The Jemez Agency

I’m borrowing my friend’s car … am I covered?

Most people have an idea of what’s covered and not covered under their various insurance policies. But at The Jemez Agency we get a lot of questions about borrowing or loaning a car.

Now that summer is in full swing and you might be looking to borrow your neighbor’s truck for a home-improvement project or a trip to the local landfill, we thought it was a great time to provide a little more information.

Generally, insurance coverage follows the vehicle rather than the driver.

Kerr: Why Don’t People Go To Church Anymore?

on August 25, 2016 - 10:04am

By VERNON KERR
Los Alamos

A Good Question: Why Don’t People Go To Church Anymore?

One answer: I don’t need to go to church and I need that time to get ready for the coming week. I am a very busy person and I need that time to relax and take care of projects around the house.

Another answer: Church people are hypocritical and don’t live up to their standards. I can teach my own children about morals and right and wrong. As I find time.

And another answer: What’s the sense if GOD is all knowing, all seeing and all powerful why does he allow mayhem, sickness, poverty and war?

Cinema Cindy Reviews: 'Pete’s Dragon'

on August 25, 2016 - 7:50am
By Cynthia Biddlecomb
Los Alamos
 
“Pete’s Dragon” is a Disney live action movie that opened Aug. 12.
 
Like its predecessor, an animated feature in 1977, it features a 10-year-old lost boy and the (CGI-animated) furry dragon who protects him during the six years he’s in the deep forest. It is a family drama appropriate for elementary aged kids up through adults. Nobody dies, but there is some heartbreak, and scary situations for little kids. The movie opens with Pete in the back seat of his parents’ station wagon as they go on a camping adventure.
 
Five-year-old Pete is reading his

Cinema Cindy Reviews Ben-Hur

on August 23, 2016 - 4:06pm
By Cynthia Biddlecomb
Los Alamos
 
“Ben-Hur”, a fifth re-make based on the 1880 novel, was released Friday, Aug. 19. Did it need to be remade? Perhaps not—attempts made in 2003 and 2010 bombed.
 
The best-selling novel was first made into a film in 1907 and again in 1925. Our favorite version came out in 1959 staring Charlton Heston, winning 11 Oscars. So why make a new one? Modern film technology can make a better chariot race. The tag line for the recent release is “Brother against brother. Slave against Empire.”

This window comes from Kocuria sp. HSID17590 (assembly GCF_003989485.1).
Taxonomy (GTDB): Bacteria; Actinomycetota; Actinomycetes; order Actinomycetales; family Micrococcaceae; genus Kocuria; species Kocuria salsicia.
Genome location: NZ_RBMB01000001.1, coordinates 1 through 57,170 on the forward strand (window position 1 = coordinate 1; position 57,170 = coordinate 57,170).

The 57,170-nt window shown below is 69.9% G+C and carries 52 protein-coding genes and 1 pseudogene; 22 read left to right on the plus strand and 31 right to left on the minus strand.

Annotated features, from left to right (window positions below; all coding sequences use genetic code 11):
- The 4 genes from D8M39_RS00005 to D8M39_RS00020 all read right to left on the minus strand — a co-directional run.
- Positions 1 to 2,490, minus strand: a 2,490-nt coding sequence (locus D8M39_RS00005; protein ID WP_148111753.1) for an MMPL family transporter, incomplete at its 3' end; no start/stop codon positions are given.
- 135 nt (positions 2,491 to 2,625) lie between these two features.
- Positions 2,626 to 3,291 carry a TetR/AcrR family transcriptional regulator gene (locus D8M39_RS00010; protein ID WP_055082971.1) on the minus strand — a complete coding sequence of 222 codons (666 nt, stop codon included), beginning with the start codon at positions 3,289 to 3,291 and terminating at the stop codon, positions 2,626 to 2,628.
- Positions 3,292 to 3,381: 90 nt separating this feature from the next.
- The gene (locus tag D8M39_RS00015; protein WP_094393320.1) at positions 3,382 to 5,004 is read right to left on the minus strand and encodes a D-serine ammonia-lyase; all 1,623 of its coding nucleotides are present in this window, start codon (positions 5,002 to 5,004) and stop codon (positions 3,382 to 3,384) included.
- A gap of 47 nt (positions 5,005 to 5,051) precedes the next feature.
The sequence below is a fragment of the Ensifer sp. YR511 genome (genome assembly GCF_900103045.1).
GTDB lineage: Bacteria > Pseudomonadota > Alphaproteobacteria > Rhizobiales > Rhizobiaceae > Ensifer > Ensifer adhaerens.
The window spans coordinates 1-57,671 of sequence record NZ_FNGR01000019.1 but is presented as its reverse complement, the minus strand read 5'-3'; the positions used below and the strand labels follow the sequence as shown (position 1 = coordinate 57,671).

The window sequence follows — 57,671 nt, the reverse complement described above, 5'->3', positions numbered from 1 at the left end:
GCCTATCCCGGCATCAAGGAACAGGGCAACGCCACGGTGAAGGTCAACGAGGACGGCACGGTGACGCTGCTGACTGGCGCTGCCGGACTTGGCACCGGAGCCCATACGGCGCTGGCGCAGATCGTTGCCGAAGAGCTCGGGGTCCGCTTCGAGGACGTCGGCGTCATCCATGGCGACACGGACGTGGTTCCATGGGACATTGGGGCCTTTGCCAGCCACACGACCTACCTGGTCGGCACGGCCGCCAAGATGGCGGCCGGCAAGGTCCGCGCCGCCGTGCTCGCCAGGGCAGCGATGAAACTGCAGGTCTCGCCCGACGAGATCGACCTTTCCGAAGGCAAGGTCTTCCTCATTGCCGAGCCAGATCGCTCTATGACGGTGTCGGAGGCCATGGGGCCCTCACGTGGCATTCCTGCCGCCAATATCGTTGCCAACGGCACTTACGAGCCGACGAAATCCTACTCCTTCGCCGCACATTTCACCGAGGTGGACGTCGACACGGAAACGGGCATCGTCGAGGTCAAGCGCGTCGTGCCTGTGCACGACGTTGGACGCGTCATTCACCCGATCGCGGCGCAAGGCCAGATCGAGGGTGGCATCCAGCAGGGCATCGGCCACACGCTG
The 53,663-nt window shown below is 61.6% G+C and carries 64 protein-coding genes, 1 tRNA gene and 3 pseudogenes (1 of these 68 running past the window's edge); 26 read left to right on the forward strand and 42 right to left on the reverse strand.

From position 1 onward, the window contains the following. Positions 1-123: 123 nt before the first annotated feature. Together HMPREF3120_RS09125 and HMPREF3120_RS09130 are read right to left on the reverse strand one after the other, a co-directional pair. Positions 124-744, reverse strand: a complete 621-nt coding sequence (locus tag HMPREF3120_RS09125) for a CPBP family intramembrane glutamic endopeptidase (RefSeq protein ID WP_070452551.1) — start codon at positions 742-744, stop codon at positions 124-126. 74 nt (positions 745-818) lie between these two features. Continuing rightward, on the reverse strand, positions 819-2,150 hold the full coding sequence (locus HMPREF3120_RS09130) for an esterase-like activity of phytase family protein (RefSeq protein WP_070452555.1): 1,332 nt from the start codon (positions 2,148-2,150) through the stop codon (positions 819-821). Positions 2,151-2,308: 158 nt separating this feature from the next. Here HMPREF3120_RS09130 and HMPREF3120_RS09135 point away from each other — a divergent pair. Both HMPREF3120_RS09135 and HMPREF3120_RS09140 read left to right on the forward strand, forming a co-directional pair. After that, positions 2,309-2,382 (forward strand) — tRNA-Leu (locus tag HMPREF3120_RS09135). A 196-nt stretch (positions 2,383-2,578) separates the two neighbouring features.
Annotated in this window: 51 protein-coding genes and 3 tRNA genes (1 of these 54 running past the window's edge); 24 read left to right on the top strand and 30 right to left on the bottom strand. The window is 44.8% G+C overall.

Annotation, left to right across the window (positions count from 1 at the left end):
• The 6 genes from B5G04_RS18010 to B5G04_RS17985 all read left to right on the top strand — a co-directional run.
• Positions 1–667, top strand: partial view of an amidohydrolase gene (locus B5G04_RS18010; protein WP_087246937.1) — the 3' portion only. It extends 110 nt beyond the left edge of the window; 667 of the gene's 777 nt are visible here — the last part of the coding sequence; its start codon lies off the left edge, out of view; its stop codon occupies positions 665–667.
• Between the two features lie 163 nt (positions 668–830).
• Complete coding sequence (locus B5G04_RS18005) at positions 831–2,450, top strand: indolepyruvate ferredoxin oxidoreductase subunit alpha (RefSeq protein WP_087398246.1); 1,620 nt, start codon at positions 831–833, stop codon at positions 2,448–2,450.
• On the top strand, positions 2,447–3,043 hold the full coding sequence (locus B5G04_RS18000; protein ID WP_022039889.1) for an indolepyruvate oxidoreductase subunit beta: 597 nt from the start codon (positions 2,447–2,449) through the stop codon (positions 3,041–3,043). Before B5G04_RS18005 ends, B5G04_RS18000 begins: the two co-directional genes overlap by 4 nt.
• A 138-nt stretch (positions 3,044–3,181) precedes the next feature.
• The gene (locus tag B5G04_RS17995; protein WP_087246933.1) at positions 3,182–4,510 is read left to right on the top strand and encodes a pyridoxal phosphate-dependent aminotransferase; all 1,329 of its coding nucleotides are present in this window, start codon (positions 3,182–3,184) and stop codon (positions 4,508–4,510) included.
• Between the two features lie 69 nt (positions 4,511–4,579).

Judah Ben-Hur (Jack Huston) and Messala Severus (Toby Kebbell) have

Heinrich: U.S. Must Help Safeguard Tribal Patrimony

on August 21, 2016 - 11:21am

By U.S. Sen. Martin Heinrich, D-NM

Earlier this year, when looking through a list of tribal artifacts up for bid at an art auction house in Paris, the Pueblo of Acoma discovered that the Acoma shield, a sacred ceremonial object, had been stolen and was about to be sold to the highest bidder.

After Acoma Gov. Kurt Riley notified me, I wrote a letter to Secretary of State John Kerry urging the U.S. State Department to take all possible action to help repatriate the shield and other stolen cultural items to American Indian tribes.

Los Alamos Athletes Bring Home Senior Olympic Gold!

on August 21, 2016 - 11:04am

Los Alamos athlete Brian Newnam wins a gold medal in track at the 2016 New Mexico Senior Olympics Games in Roswell. Courtesy photo

Los Alamos athlete Margaret Ellis takes home the gold medal at the 2016 New Mexico Senior Olympics Games in Roswell. Courtesy photo

Los Alamos athletes Abel Castillo and Ann ReVelle win the gold medal in Mix Doubles Table Tennis at the 2016 New Mexico Senior Olympics Games in Roswell. Courtesy photo

Staff Report

Los Alamos athletes scored several gold and bronze medals during the 2016 New Mexico Senior Olympics Summer Games July 13-16 in Roswell.

Among the 22

Pastor Granillo: Lamentations